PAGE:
Fast-growing privacy trees are a popular choice for new homeowners who are hoping to add some protection to their backyard’s perimeter. Thuja Trees are one of the most well-known conical evergreen privacy trees. They add aesthetically pleasing landscape design features with the added benefit of a privacy screen. Thuja Trees vary in size from small shrubs to large evergreen trees based on the cultivar. The most common varieties, Thuja “Green Giants” and Emerald Green Thujas, offer both ornamental and privacy benefits.
Larger specimens do best when planted in larger landscape areas where their fast growth will not overtake nearby shrubs or small trees. Smaller specimens can work well in small yards and tight spaces. Thuja Trees are characterized by their fast growth rate of between 3 and 5 feet per year. Additionally, the tallest Thuja Trees can reach between 30 and 60 feet tall, while smaller varieties fall between 8 and 12 feet.
Before purchasing and planting a new tree, it is important to review the needs of the tree, the work required, and the benefits a particular tree will provide. Thuja Trees are adaptable, easy-to-grow, and provide perfect property line privacy screens. Below is a quick overview of the needs of the Thuja Tree. Read about the specifics for planting and caring for Thuja Trees in the following sections.
How To Buy Thuja Green Giants
The Tree Center offers carefully chosen Thuja Trees, which will ship quickly to most locations throughout the United States. There are two main varieties of Thujas to choose from when planting: Thuja “Green Giants” and Emerald Green Thujas. It is important to purchase Thuja Trees from a reputable arboretum, such as The Tree Center, as the early care and handling of the Thuja Tree is essential to its later successful growth.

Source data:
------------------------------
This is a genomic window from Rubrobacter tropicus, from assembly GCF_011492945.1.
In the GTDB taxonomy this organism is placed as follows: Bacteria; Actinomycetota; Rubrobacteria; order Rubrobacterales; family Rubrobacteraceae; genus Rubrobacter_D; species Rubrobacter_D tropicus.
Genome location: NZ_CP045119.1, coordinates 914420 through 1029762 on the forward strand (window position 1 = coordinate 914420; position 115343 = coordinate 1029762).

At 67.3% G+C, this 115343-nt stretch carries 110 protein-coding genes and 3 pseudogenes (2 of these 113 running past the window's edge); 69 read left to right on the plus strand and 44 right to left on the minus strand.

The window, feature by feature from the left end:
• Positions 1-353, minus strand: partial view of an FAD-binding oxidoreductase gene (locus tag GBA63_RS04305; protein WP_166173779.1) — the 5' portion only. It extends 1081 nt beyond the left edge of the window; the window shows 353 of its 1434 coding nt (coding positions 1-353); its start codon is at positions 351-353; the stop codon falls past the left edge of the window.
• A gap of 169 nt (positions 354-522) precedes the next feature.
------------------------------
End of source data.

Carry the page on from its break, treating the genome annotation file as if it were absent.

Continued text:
How To Plant Thuja Trees
Sun: Plant in full sun to partial shade
Water: Water immediately after planting and once per week for the first six months, unless it rains.
When to Plant: Spring is best, though Thujas can root all year long.
Before buying a Thuja Tree, it is important to investigate and prepare an area for the new tree. Thuja Trees do well when planted between five and six feet apart in rows. This will provide them ample room to grow while also maintaining a dense privacy screen. Alternatively, Thuja Trees can be planted individually as an ornamental.
Locate an area with full to partial sun. After the tree arrives, observe the size of the root ball, then dig a hole. A wide hole is needed, about three times the width of the tree’s root ball. Depth is not as important, as too deep a hole will reduce oxygen access to the root systems. The hole should be slightly less deep than the height of the root ball, as once the tree’s root ball is planted it will settle.
Once the tree is set vertically in the hole, backfill with soil and water. Immediately water the transplanted tree. Although fertilizer is not usually needed, mulch can be applied to assist in water and oxygen distribution.